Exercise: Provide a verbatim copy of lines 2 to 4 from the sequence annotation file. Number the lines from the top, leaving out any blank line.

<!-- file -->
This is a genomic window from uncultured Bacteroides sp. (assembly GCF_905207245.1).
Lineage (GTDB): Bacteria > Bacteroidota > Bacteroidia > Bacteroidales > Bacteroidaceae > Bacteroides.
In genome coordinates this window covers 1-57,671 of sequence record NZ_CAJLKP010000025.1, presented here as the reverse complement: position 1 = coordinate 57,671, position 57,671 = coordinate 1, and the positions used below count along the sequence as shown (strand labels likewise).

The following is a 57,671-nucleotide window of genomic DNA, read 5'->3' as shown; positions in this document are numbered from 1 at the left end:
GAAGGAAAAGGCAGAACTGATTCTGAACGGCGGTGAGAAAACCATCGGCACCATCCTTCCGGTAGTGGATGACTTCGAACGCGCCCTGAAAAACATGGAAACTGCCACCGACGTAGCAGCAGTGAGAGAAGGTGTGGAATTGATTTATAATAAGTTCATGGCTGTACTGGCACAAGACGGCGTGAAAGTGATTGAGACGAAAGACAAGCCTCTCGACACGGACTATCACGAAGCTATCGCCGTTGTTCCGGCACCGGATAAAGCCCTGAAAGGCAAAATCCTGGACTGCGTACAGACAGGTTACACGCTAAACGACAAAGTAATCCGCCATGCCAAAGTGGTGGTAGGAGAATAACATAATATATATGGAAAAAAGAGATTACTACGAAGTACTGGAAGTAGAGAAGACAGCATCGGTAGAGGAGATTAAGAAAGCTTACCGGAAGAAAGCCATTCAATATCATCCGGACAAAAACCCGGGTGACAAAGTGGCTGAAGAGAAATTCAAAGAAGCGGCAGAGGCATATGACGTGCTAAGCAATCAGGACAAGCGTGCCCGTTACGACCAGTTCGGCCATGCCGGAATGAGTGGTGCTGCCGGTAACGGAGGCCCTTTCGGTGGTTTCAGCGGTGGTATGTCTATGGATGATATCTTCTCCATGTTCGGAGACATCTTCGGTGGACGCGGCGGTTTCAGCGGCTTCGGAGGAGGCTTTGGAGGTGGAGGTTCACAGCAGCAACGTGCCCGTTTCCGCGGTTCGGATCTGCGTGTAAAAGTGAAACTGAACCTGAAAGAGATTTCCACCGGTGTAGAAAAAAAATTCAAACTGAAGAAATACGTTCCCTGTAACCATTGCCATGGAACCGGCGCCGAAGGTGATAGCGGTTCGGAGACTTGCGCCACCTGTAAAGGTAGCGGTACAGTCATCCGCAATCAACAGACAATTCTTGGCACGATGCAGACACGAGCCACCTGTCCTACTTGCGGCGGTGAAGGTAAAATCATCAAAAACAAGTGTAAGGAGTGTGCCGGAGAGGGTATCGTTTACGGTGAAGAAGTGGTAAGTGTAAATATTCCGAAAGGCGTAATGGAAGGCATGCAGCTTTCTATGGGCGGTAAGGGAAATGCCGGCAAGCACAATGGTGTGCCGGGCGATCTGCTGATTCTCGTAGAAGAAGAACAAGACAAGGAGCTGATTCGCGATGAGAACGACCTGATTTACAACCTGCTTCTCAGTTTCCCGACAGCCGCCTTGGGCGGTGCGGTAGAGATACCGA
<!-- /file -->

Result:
Lineage (GTDB): Bacteria > Bacteroidota > Bacteroidia > Bacteroidales > Bacteroidaceae > Bacteroides.
In genome coordinates this window covers 1-57,671 of sequence record NZ_CAJLKP010000025.1, presented here as the reverse complement: position 1 = coordinate 57,671, position 57,671 = coordinate 1, and the positions used below count along the sequence as shown (strand labels likewise).

The following is a 57,671-nucleotide window of genomic DNA, read 5'->3' as shown; positions in this document are numbered from 1 at the left end: